http://qs321.pair.com?node_id=312569

rendler has asked for the wisdom of the Perl Monks concerning the following question:

As I was chatting with some friends, the subject of my recent knowledge of Unary, Binary and Trinary operators that had read from the Camel popped up. I was instantly corrected for using Trinary with Ternary. I was momentarily a-taken back that I had made such a mistake, when I had only just read about it. But the two people to whom I was chatting have a more vast knowledge of computer science that I conceded to the correction, until I check the book again. At which point they still did not believe that Trinary was the term that was used in the book. Only after I had offered to take a photo of the pages did they relent that this wasn't some sort of joke.

These friends, each knowing their fair share of languages (Java, C, C++, Cobol plus many more) with one being very proficient in Perl, said they had never heard of the term Trinary and that it must be some sort of made up word. And the fact that it was used when Ternary already existed and both seemingly having the exact same meaning, when used to describe an operator in a programming language. Their lack of knowledge pertaining to existence of the term Trinary and their utter disregard to accept it as a real term, even a real English word, surprises me.

So what I would like to know is:

  1. Is there a difference between Trinary, Ternary (in operator specific context).
  2. Why is Trinary used primarily in the Camel.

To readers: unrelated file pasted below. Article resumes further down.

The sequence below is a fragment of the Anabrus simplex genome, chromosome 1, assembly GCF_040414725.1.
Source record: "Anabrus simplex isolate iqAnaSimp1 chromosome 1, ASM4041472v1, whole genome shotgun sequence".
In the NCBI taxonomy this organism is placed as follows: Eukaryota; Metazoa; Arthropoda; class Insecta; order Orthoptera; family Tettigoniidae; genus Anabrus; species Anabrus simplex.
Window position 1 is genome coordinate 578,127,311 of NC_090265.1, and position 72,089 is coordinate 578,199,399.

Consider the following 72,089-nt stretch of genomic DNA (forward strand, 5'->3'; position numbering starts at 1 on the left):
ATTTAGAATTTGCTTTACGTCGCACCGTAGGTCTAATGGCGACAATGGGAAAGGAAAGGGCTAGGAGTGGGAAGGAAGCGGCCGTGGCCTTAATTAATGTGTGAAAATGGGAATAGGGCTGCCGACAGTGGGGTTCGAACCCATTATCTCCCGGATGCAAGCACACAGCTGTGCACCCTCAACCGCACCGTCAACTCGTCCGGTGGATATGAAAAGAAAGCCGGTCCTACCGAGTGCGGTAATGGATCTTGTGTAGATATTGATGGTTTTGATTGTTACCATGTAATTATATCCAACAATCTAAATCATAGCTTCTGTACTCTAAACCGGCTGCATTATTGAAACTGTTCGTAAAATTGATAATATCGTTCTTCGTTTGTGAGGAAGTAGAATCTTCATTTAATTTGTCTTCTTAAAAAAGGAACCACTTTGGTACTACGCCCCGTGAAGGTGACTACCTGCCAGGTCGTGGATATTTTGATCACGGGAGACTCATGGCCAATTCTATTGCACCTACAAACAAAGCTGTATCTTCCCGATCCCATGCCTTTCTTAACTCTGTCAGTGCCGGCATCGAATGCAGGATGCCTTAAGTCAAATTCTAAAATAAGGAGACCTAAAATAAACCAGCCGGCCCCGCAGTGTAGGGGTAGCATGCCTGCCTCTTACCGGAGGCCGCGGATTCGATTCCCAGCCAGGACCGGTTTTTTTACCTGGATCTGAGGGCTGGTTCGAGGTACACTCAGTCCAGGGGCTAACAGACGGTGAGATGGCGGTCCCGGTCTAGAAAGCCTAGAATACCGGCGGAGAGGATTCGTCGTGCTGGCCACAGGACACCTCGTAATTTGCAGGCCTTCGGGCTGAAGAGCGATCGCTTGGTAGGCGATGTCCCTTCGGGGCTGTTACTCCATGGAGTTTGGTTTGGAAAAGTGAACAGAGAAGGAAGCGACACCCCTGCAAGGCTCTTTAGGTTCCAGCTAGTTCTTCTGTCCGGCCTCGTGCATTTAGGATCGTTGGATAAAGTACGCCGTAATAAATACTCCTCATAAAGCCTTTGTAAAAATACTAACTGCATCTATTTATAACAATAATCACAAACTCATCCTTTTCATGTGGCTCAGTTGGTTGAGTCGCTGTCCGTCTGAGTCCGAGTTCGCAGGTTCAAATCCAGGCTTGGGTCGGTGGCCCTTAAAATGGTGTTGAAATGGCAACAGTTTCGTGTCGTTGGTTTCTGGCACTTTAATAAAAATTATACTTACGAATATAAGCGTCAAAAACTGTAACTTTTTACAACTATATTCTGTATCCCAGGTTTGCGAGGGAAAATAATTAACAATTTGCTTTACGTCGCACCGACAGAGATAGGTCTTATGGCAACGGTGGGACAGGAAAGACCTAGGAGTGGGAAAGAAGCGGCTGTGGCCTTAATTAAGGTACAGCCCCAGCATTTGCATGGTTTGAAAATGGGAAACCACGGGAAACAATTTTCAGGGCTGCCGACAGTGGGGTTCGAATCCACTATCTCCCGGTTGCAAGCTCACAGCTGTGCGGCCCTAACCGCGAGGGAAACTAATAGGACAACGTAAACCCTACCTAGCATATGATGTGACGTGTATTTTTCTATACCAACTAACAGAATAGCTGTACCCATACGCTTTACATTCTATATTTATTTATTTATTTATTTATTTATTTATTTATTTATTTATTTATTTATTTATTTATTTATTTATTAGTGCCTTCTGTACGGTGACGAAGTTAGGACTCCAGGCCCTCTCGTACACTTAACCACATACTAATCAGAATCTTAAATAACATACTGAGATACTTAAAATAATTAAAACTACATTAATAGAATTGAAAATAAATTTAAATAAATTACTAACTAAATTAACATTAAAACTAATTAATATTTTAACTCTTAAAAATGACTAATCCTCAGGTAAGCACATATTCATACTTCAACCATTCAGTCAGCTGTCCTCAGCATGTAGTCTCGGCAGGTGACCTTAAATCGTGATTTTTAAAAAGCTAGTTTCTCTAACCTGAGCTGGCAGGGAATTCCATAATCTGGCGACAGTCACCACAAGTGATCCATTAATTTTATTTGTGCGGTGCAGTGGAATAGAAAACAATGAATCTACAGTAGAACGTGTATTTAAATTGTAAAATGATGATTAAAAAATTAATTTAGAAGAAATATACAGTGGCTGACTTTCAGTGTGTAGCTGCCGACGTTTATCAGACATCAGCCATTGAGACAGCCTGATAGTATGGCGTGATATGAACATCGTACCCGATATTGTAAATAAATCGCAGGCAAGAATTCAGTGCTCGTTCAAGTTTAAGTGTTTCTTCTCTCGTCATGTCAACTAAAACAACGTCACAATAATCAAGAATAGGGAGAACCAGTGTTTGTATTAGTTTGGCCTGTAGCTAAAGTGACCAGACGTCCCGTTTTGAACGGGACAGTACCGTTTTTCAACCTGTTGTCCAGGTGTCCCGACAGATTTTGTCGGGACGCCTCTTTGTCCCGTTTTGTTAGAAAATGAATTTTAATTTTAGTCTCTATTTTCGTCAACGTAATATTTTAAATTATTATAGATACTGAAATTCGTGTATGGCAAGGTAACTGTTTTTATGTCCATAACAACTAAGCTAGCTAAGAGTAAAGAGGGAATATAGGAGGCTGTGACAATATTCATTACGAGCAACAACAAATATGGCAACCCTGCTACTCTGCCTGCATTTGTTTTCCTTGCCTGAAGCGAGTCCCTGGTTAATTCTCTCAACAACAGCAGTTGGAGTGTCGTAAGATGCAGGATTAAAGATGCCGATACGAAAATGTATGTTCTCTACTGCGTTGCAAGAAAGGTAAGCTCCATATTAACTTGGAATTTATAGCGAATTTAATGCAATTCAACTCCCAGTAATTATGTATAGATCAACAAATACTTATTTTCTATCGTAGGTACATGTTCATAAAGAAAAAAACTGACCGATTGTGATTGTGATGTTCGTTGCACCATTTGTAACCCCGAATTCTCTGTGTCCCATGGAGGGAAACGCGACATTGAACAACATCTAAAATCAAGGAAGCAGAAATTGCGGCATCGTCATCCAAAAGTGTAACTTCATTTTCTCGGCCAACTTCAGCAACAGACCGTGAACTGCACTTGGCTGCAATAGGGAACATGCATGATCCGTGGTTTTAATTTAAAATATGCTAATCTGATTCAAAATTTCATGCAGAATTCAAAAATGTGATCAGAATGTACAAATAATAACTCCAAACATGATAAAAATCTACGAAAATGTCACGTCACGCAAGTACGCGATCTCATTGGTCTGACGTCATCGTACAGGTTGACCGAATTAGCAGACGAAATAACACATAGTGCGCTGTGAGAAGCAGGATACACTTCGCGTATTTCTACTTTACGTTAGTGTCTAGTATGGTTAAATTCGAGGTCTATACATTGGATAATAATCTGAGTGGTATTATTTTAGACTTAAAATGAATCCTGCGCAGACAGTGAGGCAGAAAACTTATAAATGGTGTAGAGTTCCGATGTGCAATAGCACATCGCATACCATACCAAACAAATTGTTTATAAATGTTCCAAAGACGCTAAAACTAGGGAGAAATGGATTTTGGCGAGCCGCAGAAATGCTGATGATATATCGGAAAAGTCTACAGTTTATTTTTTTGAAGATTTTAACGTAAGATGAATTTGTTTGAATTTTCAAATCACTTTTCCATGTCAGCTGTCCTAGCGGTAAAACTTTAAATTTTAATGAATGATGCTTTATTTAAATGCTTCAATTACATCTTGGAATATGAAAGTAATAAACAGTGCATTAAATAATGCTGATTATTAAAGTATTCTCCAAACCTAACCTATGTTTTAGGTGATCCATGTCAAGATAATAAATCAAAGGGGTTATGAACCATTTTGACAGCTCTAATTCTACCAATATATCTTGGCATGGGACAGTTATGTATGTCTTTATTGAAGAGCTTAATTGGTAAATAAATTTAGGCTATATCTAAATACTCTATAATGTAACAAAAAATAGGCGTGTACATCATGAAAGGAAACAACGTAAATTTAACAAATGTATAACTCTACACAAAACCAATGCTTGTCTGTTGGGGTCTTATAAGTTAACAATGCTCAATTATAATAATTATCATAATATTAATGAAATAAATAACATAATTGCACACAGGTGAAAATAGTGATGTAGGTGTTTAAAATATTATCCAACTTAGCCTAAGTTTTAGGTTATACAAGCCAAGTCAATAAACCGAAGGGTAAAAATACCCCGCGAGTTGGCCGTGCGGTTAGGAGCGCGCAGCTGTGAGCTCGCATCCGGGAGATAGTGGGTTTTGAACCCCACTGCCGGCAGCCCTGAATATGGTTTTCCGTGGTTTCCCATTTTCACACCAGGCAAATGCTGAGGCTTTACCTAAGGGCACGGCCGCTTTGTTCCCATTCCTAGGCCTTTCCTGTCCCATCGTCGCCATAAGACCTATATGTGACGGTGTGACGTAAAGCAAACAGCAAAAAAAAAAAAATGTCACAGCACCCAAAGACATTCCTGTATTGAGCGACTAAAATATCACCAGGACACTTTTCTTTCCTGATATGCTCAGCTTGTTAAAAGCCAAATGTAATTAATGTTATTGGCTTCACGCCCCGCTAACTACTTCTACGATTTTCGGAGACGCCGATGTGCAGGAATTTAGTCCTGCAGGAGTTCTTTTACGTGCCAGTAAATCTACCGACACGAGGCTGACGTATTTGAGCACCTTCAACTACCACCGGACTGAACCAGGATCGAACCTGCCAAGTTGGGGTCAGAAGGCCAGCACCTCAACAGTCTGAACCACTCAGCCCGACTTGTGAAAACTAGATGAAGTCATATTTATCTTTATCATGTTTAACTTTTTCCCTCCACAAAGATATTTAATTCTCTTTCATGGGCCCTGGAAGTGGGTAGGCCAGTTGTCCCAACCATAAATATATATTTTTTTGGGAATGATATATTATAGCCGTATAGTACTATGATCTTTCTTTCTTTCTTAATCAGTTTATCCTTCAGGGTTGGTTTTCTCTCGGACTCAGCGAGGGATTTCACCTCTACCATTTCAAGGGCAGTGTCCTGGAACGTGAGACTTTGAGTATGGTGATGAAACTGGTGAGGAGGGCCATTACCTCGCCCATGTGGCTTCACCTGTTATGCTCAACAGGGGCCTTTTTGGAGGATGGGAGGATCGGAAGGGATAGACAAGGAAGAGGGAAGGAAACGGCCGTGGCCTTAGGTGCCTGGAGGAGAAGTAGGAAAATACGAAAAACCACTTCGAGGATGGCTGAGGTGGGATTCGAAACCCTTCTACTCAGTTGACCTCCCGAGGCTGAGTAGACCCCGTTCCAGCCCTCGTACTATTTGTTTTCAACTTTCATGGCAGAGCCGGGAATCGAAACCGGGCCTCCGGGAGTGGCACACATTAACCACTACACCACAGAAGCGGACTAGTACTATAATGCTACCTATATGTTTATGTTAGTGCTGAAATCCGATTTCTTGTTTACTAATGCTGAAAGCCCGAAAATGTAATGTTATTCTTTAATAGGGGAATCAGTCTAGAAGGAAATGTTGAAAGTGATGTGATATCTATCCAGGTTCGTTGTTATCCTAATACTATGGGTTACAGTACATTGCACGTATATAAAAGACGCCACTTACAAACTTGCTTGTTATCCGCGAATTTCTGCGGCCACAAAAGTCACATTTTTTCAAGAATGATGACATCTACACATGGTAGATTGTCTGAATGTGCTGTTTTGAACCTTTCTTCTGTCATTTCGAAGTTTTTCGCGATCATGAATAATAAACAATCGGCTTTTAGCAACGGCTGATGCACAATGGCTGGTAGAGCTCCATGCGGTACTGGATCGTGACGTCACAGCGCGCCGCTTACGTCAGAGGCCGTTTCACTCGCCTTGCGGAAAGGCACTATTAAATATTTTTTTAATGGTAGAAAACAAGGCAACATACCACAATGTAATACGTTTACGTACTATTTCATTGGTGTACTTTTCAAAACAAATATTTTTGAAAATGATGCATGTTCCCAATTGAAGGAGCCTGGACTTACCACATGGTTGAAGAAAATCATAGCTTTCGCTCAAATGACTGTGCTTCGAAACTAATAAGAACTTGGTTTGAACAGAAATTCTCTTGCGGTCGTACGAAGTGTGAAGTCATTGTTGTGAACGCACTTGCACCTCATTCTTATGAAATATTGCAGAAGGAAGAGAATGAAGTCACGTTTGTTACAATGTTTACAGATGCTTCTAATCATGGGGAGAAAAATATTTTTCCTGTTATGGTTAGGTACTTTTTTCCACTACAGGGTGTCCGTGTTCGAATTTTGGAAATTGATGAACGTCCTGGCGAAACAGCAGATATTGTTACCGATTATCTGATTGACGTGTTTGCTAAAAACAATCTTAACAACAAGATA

3. How could two very knowledgeable people not know of such a term.
  4. Possibly some background history on the terms themselves.

Replies are listed 'Best First'.
Re: To Trinary or not to Ternary
by hardburn (Abbot) on Dec 05, 2003 at 17:42 UTC

    Look in the Camel's glossary under 'trinary':

    Not a stellar system with three starts, but an operator taking three operands. Sometimes pronounced ternary.

    "Trinary" seems like the natural way to spell it (given the logical progression "unary", "binary", . . . ), but I find it more awkward to pronounce. "Ternary" is better in that regard, though less phonetic.

    They really mean the same thing. I'm sure an astronomer would gasp at the thought of "trinary" not being a real word, as your CS-majors claim. (See the Camel's note about a stellar system with three stars).

    ----
    I wanted to explore how Perl's closures can be manipulated, and ended up creating an object system by accident.
    -- Schemer

    : () { :|:& };: